Kai Doh Maru

From Wikipedia, the free encyclopedia
Jump to: navigation, search
Kai Doh Maru
怪童丸
(Kaidōmaru)
Genre Historical Drama, War Drama, Romance
Original video animation
Directed by Kanji Wakabayashi
Produced by Katsuji Morishita
Written by Nobuhisa Terado
Music by Yutaka Fukuoka
Yoshihiro Ike
Studio Production I.G, SME Visual Works
Licensed by United States United Kingdom Manga Entertainment
Australia New Zealand Madman Entertainment
Released December 19, 2001
Runtime 45 minutes
Anime and Manga portal

Kai Doh Maru (怪童丸 Kaidōmaru?) is an original video animation (OVA) anime directed by Kanji Wakabayashi and produced by the Japanese animation studios Production I.G. and SME Visual Works. It was released on December 19, 2001 in Japan and on July 29, 2003 in the United States by Manga Entertainment. In Australia, it is distributed on DVD by Madman Entertainment.

Plot[edit]

Set in the Shōryaku and Chōtoku eras of Japan's Heian period, Kai Doh Maru is set against a background of a capital under threat from disease, outlaws, and political plots. The story reworks themes from Japanese folklore, focusing on the relationship between Sakata no Kintoki (Kintarō) and Minamoto no Raikō, one of the first military Minamoto and "monster hunters" of folklore.[1] The story replaces the traditional image of Kintaro - a strong, ruddy-cheeked man[2] - with that of a determined, tomboyish girl, while retaining much of the traditional character such as the carrying of an axe.[3] Other historical figures from the period who have also become objects of folklore, such as Fujiwara no Michinaga and the rebel Taira no Masakado also make an appearance.

The story begins at Mount Ashigara in Sagami Province in the Shōryakuera, where the young Kintoki is caught in a bloody family feud. Disguised as a boy by her father to protect her from her uncle's ambitions to take over the family, Kintoki's memories of her childhood indicate that she was intended as the next head of the family. She is almost killed by her uncle when he kills her family in a coup, but is rescued by the arrival of the warrior Minamoto no Raikō, who takes her back to the capital.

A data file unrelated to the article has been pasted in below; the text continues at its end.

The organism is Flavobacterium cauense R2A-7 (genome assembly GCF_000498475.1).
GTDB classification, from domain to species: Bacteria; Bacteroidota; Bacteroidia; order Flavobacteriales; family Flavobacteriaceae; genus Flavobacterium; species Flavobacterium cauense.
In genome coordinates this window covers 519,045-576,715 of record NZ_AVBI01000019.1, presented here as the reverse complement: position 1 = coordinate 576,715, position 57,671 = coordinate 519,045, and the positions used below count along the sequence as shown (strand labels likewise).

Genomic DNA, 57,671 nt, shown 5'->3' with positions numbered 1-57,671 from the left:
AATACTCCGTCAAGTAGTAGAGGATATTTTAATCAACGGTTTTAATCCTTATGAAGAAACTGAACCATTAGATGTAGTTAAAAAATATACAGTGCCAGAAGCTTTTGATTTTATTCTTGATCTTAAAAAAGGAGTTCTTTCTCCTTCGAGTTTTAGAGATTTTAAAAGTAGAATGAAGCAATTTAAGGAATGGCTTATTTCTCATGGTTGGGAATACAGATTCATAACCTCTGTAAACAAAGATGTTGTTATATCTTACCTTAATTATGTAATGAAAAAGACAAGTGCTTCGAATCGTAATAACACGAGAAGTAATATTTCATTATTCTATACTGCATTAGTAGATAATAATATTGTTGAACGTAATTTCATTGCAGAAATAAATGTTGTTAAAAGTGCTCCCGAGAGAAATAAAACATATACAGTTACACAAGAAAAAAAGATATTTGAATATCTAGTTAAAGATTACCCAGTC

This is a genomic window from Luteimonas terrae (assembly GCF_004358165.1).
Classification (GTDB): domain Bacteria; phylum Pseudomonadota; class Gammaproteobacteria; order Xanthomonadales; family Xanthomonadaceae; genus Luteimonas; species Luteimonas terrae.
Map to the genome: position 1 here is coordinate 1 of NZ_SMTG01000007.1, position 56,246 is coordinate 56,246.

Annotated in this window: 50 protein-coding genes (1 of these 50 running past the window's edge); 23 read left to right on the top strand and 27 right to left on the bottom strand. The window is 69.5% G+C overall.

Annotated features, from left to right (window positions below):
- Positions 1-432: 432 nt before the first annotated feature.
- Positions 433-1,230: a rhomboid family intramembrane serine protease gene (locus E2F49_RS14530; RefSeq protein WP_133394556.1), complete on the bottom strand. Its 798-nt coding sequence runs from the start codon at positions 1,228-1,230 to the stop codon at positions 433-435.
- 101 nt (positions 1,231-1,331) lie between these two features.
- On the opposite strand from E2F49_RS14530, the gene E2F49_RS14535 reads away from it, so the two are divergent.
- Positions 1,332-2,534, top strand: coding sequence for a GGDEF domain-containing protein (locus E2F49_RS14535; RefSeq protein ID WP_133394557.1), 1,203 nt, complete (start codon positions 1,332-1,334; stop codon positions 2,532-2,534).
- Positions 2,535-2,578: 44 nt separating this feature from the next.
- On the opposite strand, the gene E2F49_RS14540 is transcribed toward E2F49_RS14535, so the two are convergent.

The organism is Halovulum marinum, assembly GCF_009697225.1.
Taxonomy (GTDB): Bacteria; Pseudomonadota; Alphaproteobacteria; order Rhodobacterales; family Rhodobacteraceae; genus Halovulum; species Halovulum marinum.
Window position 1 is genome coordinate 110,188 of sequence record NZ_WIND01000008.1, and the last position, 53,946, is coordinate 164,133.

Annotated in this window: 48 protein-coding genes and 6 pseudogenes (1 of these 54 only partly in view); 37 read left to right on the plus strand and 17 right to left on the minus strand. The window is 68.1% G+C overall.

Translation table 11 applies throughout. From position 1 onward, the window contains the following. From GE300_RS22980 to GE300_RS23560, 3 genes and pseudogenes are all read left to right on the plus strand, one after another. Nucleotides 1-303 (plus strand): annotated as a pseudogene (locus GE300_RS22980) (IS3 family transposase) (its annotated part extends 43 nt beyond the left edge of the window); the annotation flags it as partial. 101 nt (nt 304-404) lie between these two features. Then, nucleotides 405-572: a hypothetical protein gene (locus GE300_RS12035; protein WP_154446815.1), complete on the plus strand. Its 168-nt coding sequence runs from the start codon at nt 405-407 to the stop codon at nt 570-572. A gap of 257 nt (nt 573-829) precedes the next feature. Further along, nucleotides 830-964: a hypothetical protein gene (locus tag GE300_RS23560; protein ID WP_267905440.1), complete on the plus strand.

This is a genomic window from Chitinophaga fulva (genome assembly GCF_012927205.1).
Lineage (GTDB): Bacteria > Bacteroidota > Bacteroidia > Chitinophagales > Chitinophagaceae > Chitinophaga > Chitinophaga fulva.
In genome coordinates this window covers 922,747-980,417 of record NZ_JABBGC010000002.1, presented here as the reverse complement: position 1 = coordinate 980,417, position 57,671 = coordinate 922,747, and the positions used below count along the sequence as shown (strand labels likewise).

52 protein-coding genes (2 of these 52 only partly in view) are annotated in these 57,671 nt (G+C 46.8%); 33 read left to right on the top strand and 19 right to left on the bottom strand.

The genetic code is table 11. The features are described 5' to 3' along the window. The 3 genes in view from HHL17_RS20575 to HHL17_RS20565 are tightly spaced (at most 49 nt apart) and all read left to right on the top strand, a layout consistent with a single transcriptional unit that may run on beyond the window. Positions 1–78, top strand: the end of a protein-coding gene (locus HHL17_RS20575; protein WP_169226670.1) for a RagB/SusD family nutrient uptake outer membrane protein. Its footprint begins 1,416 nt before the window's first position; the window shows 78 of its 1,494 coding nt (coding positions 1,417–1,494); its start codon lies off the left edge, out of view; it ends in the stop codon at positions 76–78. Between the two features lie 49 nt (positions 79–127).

There she grows up and joins Raikō's band of warriors, known as the "Four Heavenly Kings" Shitennō, and grows very close to Raikō, though their apparent feelings for each other remain undeclared. Five years later (in Chōtoku 1) she joins Raikō and his associates in policing the capital during a period of unrest caused by an outbreak of disease and bandits from Oeyama. Unbeknownst to Kintoki, the bandit leader Shuten Dōji is in fact his cousin, Ohni-hime. Ohni-hime is unaware that Kintoki is not a man, and has come to Heian-kyō to "rescue" him. The Oeyama bandits are secretly acting in cooperation Fujiwara no Michinaga, who hopes to use the chaos they cause to extend his control over the government. This results in the burning of the capital by Shuten Dōji and her follower Taira no Masakado. In the fighting, several of Raikō's associates are killed and Kintoki is abducted by Ohni-hime, forcing Raikō to seek her out in the bandit's Oeyama lair.[4]

References[edit]

  1. ^ Sansom, George (1958). 'A History of Japan to 1334'. Stanford, California: Stanford University Press.
  2. ^ 研究社新和英大辞典 (Kenkyusha Japanese-English Dictionary, "Kintarō"
  3. ^ http://www.sonymusic.co.jp/Animation/kaidohmaru/introduction/character/kintoki.html
  4. ^ http://www.sonymusic.co.jp/Animation/kaidohmaru/introduction/story/index.html

External links[edit]